In defense of AT&T, I suppose they have no real incentive to actually build a reliable, fast network. Their history of advertising only the peak theoretical speeds demonstrates why.
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Old 09-22-2011, 04:14 PM
 
Location: Barrington, IL area
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Figures, I'm in Chicago.
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Old 09-22-2011, 05:57 PM
 
28,717 posts, read 42,544,877 times
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Quote:
Originally Posted by DowntownHarrisburg View Post
Haha - look at this:

Why is AT&T LTE Fast In Houston, Slow In Chicago? | News & Opinion | PCMag.com

Apparently, AT&T's LTE speed will vary based on how much bandwidth they have allocated to the matter in your trading area. So I guess ... individual consumers will need to research with the FCC prior to making a purchase in order to determine how fast they should reasonably expect their AT&T 4G to go?

In defense of AT&T, I suppose they have no real incentive to actually build a reliable, fast network. Their history of advertising only the peak theoretical speeds demonstrates why.
Our cable company does this then at the end of their commercials (or at the bottom of the ad) they tell you not to expect those speeds. It's said softly and very, very fast.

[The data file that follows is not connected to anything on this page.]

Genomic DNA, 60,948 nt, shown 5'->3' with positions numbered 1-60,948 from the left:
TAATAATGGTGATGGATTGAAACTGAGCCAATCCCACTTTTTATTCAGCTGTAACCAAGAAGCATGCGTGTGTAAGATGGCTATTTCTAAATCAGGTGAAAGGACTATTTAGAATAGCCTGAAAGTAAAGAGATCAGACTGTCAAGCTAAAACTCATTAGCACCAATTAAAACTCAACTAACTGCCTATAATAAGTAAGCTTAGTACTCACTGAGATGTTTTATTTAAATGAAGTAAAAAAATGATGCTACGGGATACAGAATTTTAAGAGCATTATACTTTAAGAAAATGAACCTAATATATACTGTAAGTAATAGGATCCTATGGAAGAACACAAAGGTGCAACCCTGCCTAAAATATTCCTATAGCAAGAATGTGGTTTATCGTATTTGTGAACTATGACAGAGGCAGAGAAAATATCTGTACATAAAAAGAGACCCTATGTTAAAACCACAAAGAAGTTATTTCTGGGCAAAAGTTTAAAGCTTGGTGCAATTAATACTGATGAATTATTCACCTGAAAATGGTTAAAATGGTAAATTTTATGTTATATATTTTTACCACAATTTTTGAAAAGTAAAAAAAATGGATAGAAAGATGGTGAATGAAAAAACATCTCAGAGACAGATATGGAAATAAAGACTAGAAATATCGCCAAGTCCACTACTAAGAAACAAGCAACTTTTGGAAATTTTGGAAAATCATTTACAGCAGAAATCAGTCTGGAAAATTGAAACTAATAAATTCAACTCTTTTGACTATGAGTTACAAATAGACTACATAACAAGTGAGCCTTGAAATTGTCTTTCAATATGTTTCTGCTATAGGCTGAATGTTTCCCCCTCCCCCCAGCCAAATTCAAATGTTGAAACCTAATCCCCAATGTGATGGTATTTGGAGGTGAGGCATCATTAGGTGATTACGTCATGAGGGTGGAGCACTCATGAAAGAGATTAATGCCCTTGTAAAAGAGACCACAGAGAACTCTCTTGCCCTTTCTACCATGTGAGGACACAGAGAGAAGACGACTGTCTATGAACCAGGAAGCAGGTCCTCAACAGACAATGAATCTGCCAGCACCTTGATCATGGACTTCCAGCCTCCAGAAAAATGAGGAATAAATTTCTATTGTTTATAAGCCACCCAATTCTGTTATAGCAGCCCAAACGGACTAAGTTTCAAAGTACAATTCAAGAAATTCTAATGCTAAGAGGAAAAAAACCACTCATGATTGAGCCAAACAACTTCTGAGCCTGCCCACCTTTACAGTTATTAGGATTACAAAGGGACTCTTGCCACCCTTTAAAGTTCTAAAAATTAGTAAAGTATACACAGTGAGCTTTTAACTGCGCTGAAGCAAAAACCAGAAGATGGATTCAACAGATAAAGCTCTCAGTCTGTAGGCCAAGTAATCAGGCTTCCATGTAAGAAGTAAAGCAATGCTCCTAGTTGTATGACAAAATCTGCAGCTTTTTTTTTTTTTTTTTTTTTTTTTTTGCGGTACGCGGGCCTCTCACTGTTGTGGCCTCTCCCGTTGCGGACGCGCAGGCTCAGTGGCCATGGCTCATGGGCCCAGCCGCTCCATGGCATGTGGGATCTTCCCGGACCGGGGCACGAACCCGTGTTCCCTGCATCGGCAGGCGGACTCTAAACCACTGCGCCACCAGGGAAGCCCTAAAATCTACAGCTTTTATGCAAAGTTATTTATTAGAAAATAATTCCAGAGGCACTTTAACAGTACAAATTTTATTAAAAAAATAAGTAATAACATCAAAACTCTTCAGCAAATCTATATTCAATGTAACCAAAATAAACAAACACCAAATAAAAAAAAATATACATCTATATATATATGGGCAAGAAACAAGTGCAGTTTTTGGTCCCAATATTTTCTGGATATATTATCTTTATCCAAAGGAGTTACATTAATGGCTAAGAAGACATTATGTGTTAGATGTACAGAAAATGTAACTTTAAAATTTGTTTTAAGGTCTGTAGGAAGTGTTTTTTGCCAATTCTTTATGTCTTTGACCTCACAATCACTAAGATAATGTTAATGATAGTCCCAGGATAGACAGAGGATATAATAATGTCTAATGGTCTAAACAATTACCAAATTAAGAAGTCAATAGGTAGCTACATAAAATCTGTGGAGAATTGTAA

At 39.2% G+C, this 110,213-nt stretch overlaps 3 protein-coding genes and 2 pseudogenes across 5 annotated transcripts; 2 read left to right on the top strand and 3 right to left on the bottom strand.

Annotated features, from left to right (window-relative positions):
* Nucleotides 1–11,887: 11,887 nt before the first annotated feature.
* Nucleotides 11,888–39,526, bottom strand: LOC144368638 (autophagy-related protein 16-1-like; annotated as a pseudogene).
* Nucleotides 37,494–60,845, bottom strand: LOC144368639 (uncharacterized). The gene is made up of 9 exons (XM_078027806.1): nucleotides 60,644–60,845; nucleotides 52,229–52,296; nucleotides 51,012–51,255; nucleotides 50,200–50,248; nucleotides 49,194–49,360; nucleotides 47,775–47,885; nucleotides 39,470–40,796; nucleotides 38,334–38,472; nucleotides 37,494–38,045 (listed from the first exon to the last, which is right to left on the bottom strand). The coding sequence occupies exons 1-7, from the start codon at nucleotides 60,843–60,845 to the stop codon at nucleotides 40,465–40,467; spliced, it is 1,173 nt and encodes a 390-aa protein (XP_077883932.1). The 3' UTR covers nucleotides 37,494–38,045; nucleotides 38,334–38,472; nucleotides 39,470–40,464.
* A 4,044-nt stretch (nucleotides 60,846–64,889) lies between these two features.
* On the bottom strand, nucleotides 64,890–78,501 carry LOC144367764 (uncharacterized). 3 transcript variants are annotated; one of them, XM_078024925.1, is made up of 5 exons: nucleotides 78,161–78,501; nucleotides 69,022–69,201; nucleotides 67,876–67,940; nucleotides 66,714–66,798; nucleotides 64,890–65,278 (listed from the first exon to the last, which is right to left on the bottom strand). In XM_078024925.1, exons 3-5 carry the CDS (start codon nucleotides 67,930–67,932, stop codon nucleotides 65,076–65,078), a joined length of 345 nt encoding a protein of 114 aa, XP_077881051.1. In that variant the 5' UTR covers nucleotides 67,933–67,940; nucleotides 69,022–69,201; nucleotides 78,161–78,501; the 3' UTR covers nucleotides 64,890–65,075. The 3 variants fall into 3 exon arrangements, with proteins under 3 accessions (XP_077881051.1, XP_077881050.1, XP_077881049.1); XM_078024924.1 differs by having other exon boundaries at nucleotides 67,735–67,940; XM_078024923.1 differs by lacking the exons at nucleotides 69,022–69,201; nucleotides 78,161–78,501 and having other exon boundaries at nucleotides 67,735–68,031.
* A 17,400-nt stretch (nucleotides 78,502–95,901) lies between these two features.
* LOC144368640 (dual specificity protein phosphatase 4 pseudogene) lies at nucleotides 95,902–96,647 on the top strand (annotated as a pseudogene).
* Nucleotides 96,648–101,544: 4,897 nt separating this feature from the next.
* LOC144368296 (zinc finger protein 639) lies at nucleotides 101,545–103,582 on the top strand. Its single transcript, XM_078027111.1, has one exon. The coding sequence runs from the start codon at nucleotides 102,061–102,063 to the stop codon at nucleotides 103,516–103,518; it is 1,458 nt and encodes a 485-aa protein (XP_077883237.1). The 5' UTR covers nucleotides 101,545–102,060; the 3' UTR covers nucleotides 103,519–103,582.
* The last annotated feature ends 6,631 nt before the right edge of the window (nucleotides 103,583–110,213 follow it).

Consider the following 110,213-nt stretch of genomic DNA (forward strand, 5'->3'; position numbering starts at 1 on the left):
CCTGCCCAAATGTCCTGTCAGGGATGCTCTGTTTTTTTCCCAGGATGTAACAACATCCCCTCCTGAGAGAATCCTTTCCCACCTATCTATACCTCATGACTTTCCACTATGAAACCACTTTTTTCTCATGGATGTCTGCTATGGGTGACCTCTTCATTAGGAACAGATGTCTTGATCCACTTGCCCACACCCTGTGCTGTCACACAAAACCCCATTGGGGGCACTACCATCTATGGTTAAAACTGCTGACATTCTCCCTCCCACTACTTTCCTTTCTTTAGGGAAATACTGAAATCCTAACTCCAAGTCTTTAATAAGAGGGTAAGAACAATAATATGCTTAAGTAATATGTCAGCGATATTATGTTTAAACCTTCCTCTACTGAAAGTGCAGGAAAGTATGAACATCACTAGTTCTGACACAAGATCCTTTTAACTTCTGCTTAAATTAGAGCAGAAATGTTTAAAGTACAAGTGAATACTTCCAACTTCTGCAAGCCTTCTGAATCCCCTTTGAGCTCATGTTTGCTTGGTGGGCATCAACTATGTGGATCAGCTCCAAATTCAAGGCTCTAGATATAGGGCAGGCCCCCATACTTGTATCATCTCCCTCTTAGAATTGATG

Politicians should have to do the same.
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Old 09-22-2011, 07:43 PM
 
Location: Downtown Harrisburg
1,434 posts, read 3,589,405 times
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Quote:
Originally Posted by Tek_Freek View Post
Our cable company does this then at the end of their commercials (or at the bottom of the ad) they tell you not to expect those speeds. It's said softly and very, very fast.

Politicians should have to do the same.
I would fully support legislation requiring all network providers (and politicians!) to declare their average throughput in advertising. Sure, my Comcast can theoretically give me 105 Mb/s ... but I hardly ever do. I'm usually in the 50-60 range. I don't know how much of that is server load, how much is network congestion, and how much is my own firewall / switch / wiring, but the point is I almost never see 105.

Consumers really shouldn't be expected to take on this much responsibility for figuring out advertising. No consumer should have to figure out whether or not they have enhanced backhaul, or whether they have the "new 4G" or the "old 4G", or how much bandwidth their carrier has allocated in their market.

That actually goes to a different level; if a provider is technically incapable of providing the advertised speeds in a given area, then they shouldn't be permitted to advertise those speeds in the area.
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Old 09-24-2011, 02:45 PM
 
Location: Downtown Harrisburg
1,434 posts, read 3,589,405 times
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A little more insight on the issue:

AT&T promises LTE downlink speeds of 5-12 Mbps - FierceWireless

AT&T plans to tie with Verizon on speed for their deployment. Unfortunately, given Sprint's and Verizon's massive coverage advantages, AT&T is going to have to create a competitive edge. Could it be that they intend to launch one market at higher speed, then advertise that speed nationwide as they did for HSPA+ with enhanced backhaul?